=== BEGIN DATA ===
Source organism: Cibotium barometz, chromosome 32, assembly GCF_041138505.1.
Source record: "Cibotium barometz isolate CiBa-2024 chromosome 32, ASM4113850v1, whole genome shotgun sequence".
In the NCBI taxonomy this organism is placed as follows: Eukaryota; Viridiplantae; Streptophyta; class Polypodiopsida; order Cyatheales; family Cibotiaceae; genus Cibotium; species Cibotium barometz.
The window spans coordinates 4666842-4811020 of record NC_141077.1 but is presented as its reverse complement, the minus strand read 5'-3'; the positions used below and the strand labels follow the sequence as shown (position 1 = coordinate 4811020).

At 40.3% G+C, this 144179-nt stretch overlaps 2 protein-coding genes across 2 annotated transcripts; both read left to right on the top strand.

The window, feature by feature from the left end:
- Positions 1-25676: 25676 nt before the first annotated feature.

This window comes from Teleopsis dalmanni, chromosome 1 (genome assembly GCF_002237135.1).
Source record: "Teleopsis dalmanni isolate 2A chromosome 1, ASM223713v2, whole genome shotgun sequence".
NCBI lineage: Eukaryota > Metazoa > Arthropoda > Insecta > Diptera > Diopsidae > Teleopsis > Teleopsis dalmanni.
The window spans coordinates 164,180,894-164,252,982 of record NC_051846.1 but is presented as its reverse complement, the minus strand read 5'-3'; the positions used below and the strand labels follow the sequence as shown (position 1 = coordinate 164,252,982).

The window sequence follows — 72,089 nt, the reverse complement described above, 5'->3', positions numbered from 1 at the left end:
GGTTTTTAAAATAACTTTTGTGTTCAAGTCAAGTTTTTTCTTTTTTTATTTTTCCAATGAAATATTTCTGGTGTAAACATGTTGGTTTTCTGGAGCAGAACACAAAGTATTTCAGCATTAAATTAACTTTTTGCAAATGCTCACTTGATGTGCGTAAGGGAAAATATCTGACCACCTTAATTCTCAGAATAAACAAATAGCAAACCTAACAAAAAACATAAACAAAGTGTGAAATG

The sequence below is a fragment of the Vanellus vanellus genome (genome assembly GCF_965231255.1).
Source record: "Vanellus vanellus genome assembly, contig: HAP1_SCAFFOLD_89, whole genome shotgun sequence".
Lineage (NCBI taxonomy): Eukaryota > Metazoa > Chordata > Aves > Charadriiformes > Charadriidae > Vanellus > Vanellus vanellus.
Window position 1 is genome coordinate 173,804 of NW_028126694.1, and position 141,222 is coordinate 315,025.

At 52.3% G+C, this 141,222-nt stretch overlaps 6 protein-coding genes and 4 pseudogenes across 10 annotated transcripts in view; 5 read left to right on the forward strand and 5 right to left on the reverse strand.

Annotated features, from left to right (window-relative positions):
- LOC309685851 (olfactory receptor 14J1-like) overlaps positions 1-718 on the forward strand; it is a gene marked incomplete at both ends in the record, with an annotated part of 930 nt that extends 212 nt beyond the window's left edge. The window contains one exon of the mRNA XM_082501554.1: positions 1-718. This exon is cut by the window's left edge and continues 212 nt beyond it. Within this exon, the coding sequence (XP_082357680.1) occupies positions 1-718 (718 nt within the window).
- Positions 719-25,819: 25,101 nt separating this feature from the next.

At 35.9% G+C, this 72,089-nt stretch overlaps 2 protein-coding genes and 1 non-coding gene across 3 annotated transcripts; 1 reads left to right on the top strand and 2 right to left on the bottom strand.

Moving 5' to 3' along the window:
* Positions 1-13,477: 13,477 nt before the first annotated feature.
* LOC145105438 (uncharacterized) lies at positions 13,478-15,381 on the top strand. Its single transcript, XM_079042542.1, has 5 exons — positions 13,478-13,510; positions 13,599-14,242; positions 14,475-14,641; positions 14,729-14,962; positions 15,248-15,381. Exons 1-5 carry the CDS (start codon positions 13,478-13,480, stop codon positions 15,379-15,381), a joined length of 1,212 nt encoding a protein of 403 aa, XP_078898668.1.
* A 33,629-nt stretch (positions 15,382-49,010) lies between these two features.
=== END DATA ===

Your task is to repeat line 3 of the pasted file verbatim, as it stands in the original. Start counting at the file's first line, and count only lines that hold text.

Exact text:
In the NCBI taxonomy this organism is placed as follows: Eukaryota; Viridiplantae; Streptophyta; class Polypodiopsida; order Cyatheales; family Cibotiaceae; genus Cibotium; species Cibotium barometz.